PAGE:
Commercial property prices in Britain could fall as much as 15% this year, the giant insurer Aviva which manages billions in investments in Britain and Ireland, has said, providing the first insights into how Irish commercial property prices will likely fare in the coming months amid the Covid-19 economic storm.
Aviva is one of the UK’s biggest commercial property managers in Britain and Ireland and its predictions make for gloomy reading on both sides of the Irish Sea for the prices of offices, retail and industrial properties.
In its earnings update, the insurer said UK commercial property prices could fall by 15% because of the impact of the pandemic, although it still sees better prospects for residential prices in Britain in the long-term after home prices trough.
The coronavirus is threatening property values as businesses are forced to close to limit its spread and unemployment soars in Britain and Ireland.
The amount of rent collected by landlords in the UK fell sharply in March and is likely to plunge further after the government limited landlords’ ability to evict tenants.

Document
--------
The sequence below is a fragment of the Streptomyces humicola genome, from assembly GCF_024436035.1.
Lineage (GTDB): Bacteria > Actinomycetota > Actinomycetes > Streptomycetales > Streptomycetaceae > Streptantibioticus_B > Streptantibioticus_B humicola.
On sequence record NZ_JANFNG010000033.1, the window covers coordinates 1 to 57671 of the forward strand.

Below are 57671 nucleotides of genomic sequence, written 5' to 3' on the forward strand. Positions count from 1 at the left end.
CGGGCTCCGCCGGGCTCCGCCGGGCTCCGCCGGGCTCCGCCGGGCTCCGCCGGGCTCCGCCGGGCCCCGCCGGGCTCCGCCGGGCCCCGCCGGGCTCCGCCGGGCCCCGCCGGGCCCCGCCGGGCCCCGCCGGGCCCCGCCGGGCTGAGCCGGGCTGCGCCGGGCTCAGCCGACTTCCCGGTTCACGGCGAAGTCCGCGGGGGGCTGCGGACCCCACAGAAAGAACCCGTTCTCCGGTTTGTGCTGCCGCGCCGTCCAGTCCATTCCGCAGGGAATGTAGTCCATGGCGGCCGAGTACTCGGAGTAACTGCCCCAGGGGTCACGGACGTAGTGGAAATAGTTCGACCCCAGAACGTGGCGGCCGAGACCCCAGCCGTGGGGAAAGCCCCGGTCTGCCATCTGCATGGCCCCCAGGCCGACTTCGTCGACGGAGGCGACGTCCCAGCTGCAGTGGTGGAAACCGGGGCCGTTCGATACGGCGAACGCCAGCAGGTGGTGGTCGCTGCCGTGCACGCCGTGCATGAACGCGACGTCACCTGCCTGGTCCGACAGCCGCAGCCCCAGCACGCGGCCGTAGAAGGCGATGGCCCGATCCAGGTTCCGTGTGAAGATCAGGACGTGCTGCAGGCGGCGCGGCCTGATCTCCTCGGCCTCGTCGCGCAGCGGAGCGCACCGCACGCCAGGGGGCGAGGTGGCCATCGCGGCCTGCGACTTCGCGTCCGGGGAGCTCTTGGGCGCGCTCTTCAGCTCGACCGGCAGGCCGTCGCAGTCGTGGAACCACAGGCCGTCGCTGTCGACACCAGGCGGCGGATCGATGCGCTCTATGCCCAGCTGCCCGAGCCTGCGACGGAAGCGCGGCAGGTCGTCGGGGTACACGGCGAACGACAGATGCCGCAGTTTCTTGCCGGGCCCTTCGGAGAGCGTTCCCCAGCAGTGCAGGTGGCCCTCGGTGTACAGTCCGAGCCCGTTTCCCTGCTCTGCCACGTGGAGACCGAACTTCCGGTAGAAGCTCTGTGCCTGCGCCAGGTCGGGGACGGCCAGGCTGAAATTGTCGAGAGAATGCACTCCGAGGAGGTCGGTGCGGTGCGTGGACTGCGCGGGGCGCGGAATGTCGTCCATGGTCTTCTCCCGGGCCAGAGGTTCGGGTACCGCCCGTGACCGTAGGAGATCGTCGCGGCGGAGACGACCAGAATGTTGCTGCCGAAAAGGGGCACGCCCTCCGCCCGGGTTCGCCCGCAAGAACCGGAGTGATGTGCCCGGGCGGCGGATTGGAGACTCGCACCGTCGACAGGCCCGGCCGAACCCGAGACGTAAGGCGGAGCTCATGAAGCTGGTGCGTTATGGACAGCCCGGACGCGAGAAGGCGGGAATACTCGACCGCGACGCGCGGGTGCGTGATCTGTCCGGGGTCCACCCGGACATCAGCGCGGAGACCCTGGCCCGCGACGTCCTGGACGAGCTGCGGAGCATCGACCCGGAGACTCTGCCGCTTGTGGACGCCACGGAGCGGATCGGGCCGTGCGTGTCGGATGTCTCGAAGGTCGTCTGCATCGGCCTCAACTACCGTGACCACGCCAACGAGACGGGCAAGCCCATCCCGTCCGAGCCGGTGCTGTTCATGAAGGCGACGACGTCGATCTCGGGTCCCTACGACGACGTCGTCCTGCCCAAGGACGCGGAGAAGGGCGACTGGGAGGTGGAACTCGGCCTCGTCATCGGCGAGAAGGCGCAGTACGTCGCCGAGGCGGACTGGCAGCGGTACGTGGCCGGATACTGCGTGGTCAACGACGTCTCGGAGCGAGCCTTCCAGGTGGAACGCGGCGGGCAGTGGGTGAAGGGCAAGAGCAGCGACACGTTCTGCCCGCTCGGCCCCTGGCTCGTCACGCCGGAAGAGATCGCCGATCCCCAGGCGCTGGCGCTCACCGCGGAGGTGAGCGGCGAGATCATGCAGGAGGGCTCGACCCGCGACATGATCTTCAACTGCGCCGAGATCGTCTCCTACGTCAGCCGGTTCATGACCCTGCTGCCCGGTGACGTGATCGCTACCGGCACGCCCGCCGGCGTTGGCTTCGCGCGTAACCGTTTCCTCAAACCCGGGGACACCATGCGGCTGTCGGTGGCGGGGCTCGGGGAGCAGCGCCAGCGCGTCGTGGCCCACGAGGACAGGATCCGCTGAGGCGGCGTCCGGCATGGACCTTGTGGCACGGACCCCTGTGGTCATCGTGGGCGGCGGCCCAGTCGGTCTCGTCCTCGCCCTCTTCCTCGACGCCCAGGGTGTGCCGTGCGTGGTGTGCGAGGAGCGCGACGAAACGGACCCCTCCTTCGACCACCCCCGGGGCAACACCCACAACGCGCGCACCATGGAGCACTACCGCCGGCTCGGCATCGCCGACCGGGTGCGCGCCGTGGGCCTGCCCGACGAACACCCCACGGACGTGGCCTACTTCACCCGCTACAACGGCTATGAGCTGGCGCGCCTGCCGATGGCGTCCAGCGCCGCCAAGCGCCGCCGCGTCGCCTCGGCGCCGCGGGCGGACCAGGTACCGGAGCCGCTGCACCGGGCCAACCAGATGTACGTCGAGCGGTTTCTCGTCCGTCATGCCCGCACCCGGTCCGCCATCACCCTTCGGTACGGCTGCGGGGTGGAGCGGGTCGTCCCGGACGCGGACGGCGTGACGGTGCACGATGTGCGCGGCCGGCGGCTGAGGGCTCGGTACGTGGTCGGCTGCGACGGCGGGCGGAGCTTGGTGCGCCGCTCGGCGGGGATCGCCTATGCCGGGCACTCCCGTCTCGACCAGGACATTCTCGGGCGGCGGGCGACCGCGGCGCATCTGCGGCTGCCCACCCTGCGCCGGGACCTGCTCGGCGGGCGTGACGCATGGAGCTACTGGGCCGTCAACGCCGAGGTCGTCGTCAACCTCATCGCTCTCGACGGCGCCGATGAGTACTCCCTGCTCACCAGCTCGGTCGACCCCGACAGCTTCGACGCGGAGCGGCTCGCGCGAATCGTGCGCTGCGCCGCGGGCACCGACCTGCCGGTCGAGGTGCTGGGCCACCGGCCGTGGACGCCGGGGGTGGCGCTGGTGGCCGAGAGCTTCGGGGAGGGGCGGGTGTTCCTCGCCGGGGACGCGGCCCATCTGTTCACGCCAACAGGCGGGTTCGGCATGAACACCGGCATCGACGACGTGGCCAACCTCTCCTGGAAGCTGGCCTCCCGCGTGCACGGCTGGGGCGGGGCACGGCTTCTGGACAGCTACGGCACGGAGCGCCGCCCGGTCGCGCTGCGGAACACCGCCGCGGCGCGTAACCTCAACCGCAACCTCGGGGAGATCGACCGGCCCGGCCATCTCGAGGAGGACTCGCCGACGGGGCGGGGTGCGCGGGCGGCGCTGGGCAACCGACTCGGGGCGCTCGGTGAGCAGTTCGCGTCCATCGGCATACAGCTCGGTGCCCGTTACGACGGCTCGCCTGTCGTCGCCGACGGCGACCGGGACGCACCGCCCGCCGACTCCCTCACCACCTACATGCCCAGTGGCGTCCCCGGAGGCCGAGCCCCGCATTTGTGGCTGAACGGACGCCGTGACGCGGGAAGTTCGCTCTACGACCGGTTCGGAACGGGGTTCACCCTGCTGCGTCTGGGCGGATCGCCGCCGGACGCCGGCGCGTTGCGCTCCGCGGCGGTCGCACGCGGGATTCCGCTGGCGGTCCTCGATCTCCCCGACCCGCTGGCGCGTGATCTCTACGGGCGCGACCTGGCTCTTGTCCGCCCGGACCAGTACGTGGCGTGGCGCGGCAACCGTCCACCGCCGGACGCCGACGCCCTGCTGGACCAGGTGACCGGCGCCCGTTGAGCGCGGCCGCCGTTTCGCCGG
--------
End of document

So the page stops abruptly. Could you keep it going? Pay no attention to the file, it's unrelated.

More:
Aviva’s property assets platform, which includes property and infrastructure investments, managed £45bn (€50.3bn), as of September last year.
In Ireland, the share prices of Irish property companies and the Irish banks have reflected the economic fallout from the pandemic here.
Property companies Hibernia Reit and Irish Residential Properties Reit, or Ires, have both slid 25% since the start of the year.
Aviva said it expects residential property prices in Britain to drop 12%.
That decline is the same as the drop in Irish residential prices predicted under some economic scenarios by KBC Bank Ireland and the Economic and Social Research institute in recent days.
The ESRI research said that the long-term supply of new home builds here will fall back because of the lock downs to building sites and continuing health restrictions as the sites open up again.
Aviva also said it expects to pay out around £160m in coronavirus-related claims.
Insurance firms can expect to face at least $203bn (€185bn) in losses this year as a result of the virus, according to Lloyd’s of London.
Claims relating to business interruption and event cancellations have already begun to be filed, and firms including Allianz, Munich and Swiss Re, have all warned that their profits will be hit.